For Paleo-ish to go mainstream, it's got to be somewhat price competitive
Let's face up to it and admit it: the obesity problem in America, and why it leads the way worldwide, can be reduced to an essential single development: cheap "food." I'm increasingly coming to the opinion that the primary cause underlying that, is the relative cheapness of liquid calories (albeit, not nutrition -- it's just raw caloric energy). And the rest of the world now follows suit because they too are learning -- from us -- how to supply more calories per dollar and the obvious choice for any company wanting to maximize profit is to deliver their calories in the form of a quickly digesting beverage.
Most of you have heard the arguments supporting that, so I'll not rehash it (feel free in comments). Now, health markers might be a different subject, but to my mind, there's no quicker way to get fat than to drink a lot of your calories, and this is what people are doing, especially kids.
It's not about factory farmed meats vs. grassfed and pastured. It's just not. It's the 20 oz sodas and sports drinks. It just is. I'll blog more about this, soon.
So here's a post to focus in on this issue, spurred on by an email I received.
I have been a follower of your blog for several months now, though I have only commented once or twice (usually your other readers have already said what I was thinking, and way more eloquently than I could).
Have tried to follow the "paleo" lifestyle thing, but having some difficulties, mostly due to budget constraints. No way in hell I could ever afford grass fed beef or anything, of course I have the land to raise my own, but not the time.
Found this article tonight that sums up my situation nicely. I know Mark Sisson has done several posts on "paleo on a budget", and I have followed several of those suggestions, but am finding it damn near impossible sometimes. I have a decent job and all, but once house & car notes, utilities, etc., have been paid, most weeks I have maybe $75 to buy 2 weeks worth of groceries for me and the kiddo. I know what I should be buying us, that's not the problem, the problem is a box of burger helper is cheaper and lasts longer. I have made several improvements, ain't brought bread into the house in months, and while my lovely child bitched incessantly at first about no bread and chips for weeks, now she doesn't even notice.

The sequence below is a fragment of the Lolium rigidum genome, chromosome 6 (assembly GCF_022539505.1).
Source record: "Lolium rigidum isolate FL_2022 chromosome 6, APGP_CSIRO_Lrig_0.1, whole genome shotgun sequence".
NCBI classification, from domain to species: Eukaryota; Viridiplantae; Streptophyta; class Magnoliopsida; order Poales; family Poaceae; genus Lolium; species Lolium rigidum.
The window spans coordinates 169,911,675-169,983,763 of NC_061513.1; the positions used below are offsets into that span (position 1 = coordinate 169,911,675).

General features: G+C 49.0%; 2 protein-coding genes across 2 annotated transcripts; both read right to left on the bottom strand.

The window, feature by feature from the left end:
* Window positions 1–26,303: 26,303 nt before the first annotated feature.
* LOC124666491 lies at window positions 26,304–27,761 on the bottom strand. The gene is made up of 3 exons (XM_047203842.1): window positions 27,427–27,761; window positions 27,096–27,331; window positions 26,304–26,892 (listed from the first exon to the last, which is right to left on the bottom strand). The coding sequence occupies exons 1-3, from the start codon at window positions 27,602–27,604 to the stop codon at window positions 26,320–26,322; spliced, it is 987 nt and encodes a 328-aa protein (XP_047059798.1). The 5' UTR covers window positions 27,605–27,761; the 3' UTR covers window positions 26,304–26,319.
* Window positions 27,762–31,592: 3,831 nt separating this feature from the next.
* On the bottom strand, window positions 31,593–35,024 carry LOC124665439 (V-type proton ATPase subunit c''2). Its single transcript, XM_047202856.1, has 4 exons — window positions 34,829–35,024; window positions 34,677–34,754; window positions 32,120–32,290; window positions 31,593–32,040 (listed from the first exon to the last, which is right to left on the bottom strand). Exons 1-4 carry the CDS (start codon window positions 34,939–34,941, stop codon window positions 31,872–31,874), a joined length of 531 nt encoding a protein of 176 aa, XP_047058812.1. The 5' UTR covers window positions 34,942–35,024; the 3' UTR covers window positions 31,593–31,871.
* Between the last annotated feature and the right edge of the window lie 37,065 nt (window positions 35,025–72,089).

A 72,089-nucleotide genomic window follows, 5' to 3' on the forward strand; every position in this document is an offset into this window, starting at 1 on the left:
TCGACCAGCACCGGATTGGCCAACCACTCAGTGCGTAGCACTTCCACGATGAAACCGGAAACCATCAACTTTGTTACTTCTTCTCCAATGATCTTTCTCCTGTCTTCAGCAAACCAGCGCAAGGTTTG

So, any advice for the broke-ass paleo? Surely this can't just be the diet to be followed only by the affluent foodies?
Thanks again, even if this doesn't generate a response or even a post, I truly appreciate you, your blog, and your brutal assessment of so many things.
Alright, I really couldn't get through that whole linked article, because my head was shouting "crock pot," and "chuck roast" the whole time.
The problem here is that people assume "kale chips" -- and fucking vegetables in general -- are superior to plain old meat, even the cheapest meat. How about this: liver is the most nutritious food on the planet, and one of the cheapest. Who, besides me, loathes the apologetically motivated faux emphasis on fucking vegetables in the Paleo community and elsewhere amongst "real foodists? "They are uniformly full of shit because they are motivated by some sort of apologetic inferiority complex, and it's BULLSHIT! because we're right. Let's just get it over with, already: a proper diet is a meat based diet. Shove your fucking organic vegetables up your ass! And while I'm at it: fuck "antioxidants." Yea, I'll play the rabbit now and then but my diet is animal based, and if you want real density of nutrition, so is yours. Vegetables ought to take the place of lettuce on a sandwich in a paleo context. It's garnish. Better yet, just dry 'em and use as a spice or herb. There.
For me, vegetables are couple times per week: potatoes. I actually enjoy those.
You see, here's one thing about all aspects of all diets and all eating lifestyles, including Paleo: nutritional density and cost are nowhere near correlated. Ounce per ounce and gram for gram, some of the most nutritionally vapid food is the most expensive, while some of the most nutritionally dense is the cheapest.
So there's my rather unhelpful input, but I count on commenters to tell how they budget for optimal nutrition.